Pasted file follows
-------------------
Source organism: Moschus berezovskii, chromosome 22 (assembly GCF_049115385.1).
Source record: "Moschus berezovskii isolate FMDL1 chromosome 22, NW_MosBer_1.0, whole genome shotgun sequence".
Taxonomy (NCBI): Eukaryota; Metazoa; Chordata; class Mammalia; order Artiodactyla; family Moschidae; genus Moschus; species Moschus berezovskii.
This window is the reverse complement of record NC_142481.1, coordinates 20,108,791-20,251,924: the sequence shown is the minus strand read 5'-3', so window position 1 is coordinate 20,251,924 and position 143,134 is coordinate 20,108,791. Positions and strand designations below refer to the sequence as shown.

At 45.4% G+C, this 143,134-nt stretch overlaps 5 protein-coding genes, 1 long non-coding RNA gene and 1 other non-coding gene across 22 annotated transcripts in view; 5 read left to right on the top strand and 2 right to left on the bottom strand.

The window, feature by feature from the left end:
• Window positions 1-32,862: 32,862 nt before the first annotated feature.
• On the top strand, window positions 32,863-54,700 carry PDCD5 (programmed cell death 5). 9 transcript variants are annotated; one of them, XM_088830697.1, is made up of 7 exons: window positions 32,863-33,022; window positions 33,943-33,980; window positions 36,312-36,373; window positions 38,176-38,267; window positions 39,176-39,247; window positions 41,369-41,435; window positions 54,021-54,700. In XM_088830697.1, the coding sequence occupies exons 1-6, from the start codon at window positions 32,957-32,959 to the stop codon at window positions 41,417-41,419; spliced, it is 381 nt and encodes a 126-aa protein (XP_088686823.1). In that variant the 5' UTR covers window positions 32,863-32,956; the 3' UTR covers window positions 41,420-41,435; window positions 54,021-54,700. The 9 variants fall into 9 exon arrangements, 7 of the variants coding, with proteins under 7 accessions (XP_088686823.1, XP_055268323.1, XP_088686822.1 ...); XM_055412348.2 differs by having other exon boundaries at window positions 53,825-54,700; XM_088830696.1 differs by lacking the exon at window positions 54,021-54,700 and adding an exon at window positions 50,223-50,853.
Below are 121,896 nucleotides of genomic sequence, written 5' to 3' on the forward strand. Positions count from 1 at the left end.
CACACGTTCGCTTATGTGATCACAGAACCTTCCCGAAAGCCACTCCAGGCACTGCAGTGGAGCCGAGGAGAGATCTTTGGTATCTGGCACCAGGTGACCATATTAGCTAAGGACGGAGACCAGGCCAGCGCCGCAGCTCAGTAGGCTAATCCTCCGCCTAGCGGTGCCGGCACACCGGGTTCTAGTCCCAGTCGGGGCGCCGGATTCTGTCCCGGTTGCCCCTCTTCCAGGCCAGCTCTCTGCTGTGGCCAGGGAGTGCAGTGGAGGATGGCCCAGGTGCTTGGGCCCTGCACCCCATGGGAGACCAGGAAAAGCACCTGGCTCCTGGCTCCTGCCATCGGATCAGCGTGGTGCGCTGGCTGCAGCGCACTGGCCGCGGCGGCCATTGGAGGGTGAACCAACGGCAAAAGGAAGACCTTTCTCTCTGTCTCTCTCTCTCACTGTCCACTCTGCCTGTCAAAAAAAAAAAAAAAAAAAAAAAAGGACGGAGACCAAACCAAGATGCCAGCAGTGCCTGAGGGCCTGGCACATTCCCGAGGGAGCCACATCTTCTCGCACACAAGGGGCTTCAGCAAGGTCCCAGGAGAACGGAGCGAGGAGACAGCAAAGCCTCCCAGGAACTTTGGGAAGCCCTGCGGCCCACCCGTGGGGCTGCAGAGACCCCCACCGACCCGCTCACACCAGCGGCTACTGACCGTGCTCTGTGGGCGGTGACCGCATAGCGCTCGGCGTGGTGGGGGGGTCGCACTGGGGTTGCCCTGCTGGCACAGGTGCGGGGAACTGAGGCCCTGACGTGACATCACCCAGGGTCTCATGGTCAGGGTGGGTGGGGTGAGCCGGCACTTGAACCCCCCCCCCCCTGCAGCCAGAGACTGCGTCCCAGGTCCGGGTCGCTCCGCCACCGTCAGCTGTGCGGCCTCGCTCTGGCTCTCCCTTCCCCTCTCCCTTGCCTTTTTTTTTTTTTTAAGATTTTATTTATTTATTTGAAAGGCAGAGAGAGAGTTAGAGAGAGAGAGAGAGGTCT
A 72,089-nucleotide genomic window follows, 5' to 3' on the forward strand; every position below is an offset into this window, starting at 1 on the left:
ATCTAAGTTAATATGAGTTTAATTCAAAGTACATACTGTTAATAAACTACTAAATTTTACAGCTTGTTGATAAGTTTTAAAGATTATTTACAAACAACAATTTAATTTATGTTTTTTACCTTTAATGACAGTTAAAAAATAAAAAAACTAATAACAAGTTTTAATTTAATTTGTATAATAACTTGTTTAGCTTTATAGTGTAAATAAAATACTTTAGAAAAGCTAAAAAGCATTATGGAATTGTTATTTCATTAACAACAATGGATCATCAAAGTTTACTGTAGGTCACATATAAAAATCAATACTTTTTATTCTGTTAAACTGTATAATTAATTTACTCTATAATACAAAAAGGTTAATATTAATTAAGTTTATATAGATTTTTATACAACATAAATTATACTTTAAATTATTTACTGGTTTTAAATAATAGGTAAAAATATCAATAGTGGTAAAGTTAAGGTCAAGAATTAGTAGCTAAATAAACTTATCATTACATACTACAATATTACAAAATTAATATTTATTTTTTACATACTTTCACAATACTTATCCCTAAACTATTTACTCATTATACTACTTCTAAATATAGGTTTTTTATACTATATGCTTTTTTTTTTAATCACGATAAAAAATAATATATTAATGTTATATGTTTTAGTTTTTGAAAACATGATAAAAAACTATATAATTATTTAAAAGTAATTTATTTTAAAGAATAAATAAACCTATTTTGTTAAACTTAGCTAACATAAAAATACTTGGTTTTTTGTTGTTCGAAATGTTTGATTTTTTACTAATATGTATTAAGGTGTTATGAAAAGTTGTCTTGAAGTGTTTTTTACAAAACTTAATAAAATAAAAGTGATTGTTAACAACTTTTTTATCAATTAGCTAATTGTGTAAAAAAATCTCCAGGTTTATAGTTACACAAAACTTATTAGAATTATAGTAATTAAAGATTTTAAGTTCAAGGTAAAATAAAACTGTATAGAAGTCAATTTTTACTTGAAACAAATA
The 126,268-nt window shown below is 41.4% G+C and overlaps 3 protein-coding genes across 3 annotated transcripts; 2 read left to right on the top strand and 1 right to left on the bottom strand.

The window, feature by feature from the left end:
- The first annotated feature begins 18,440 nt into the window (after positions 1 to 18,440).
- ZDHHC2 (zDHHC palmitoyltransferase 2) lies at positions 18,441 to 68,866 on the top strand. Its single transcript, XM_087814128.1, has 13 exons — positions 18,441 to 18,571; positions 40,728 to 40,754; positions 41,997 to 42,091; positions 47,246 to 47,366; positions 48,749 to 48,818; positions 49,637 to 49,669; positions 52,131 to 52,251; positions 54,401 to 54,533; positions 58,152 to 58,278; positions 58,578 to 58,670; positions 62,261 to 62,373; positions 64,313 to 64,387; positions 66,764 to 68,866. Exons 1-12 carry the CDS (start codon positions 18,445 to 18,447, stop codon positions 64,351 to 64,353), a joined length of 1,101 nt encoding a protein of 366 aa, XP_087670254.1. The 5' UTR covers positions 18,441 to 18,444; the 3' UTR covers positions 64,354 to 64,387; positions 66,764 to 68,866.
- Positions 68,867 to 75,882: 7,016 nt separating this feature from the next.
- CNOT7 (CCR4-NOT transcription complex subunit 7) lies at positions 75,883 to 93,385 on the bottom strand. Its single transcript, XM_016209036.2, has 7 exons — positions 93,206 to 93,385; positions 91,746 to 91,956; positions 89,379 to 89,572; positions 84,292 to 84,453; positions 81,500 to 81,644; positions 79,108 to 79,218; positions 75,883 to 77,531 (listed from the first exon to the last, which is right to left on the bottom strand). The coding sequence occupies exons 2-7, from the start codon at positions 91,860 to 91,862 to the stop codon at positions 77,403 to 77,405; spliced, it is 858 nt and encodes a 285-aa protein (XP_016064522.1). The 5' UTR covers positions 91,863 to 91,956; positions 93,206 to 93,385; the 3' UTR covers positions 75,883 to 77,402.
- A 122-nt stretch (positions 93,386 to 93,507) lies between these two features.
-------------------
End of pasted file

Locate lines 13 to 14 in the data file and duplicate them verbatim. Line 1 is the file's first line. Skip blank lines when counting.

The 126,268-nt window shown below is 41.4% G+C and overlaps 3 protein-coding genes across 3 annotated transcripts; 2 read left to right on the top strand and 1 right to left on the bottom strand.

The window, feature by feature from the left end: